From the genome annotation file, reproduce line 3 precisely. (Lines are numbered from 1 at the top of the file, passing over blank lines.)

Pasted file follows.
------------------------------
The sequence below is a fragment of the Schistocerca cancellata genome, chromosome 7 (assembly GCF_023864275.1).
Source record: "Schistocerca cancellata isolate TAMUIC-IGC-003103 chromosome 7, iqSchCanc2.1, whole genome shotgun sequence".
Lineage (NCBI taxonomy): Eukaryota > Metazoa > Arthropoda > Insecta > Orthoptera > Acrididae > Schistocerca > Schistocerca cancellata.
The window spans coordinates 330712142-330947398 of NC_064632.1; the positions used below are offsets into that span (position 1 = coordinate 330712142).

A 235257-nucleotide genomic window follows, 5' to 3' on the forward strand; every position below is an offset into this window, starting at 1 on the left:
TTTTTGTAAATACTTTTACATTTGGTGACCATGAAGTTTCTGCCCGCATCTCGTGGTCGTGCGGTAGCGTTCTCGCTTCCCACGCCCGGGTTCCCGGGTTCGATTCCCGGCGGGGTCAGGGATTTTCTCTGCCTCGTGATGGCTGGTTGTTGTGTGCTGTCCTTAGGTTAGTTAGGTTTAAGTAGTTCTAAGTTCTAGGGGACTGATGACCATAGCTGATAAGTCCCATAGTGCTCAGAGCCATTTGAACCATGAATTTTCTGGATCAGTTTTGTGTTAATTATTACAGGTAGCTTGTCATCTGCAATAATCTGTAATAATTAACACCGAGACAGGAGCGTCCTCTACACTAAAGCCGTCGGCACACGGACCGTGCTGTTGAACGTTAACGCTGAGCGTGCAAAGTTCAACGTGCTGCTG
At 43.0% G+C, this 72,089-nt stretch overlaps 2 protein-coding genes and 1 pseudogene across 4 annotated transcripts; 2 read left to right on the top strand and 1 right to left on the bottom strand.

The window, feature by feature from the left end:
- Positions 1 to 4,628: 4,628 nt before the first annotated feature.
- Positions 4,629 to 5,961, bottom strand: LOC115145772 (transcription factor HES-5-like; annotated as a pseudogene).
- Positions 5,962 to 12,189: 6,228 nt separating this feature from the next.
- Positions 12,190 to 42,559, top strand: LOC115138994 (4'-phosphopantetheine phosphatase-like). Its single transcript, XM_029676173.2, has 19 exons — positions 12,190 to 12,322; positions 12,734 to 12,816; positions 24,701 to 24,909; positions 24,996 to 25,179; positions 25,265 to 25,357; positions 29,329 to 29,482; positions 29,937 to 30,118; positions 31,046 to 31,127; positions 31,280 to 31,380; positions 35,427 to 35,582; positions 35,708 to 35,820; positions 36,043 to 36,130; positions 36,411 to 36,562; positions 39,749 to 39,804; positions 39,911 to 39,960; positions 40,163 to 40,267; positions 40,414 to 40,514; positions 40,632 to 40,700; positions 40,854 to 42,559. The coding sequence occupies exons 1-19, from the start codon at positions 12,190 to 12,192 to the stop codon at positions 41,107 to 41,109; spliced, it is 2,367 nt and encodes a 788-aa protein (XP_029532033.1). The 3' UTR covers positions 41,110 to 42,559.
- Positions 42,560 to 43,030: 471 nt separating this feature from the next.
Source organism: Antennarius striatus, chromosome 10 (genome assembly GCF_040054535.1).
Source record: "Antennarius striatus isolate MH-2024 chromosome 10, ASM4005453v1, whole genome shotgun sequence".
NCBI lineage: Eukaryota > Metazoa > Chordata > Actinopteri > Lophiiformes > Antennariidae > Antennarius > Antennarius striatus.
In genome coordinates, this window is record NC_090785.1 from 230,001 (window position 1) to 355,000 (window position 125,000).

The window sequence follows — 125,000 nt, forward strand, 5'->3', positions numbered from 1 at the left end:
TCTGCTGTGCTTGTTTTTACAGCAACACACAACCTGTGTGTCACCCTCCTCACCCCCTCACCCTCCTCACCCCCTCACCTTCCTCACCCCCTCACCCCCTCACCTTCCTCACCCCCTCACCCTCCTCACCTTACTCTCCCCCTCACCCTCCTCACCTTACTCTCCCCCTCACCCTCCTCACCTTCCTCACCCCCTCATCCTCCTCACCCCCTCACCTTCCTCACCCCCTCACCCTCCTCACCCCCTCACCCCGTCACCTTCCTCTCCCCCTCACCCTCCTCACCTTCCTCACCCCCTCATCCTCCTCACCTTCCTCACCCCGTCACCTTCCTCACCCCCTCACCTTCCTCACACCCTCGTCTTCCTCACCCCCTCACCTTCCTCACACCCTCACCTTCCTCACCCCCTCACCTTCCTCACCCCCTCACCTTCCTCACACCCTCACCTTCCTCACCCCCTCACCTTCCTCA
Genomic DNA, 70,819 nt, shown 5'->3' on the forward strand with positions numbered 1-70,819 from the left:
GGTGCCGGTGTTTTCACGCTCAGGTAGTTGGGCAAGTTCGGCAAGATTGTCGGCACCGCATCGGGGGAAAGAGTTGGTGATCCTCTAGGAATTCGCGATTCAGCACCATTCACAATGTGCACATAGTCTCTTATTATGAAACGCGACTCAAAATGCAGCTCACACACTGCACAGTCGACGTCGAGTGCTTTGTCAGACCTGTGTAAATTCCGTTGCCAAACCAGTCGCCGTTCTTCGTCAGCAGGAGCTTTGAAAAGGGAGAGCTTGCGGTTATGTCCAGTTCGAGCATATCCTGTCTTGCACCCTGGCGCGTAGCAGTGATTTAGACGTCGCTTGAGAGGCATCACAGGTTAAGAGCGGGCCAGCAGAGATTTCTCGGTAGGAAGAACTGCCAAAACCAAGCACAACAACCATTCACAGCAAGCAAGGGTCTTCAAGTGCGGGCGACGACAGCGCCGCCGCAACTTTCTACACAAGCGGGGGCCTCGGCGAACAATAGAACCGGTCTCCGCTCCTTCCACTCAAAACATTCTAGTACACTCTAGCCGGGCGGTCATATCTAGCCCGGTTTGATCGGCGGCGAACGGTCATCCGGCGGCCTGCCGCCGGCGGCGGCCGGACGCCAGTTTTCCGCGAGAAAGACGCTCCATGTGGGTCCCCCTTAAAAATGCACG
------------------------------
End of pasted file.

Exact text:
Lineage (NCBI taxonomy): Eukaryota > Metazoa > Arthropoda > Insecta > Orthoptera > Acrididae > Schistocerca > Schistocerca cancellata.